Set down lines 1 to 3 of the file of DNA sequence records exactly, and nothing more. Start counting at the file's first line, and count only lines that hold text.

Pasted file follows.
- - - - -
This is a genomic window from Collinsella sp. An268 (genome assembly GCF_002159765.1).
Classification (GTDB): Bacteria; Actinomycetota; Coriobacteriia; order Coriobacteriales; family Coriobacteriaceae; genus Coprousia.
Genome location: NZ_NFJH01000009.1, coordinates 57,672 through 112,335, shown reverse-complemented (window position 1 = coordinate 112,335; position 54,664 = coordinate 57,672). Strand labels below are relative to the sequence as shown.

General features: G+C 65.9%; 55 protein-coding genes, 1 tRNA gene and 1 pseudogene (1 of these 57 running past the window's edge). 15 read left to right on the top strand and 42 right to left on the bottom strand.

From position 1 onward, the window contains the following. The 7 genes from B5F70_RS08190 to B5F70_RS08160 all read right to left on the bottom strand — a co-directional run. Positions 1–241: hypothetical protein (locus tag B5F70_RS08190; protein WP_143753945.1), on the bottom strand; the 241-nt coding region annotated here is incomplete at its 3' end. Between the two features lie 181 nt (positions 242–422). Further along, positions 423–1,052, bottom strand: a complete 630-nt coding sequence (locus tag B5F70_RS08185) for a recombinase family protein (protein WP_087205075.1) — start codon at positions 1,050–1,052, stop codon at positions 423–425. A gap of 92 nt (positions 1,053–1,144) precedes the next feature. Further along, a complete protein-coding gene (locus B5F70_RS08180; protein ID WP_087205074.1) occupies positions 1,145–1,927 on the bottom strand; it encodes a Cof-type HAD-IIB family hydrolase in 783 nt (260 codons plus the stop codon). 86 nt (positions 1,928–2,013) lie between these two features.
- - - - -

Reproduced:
This is a genomic window from Collinsella sp. An268 (genome assembly GCF_002159765.1).
Classification (GTDB): Bacteria; Actinomycetota; Coriobacteriia; order Coriobacteriales; family Coriobacteriaceae; genus Coprousia.
Genome location: NZ_NFJH01000009.1, coordinates 57,672 through 112,335, shown reverse-complemented (window position 1 = coordinate 112,335; position 54,664 = coordinate 57,672). Strand labels below are relative to the sequence as shown.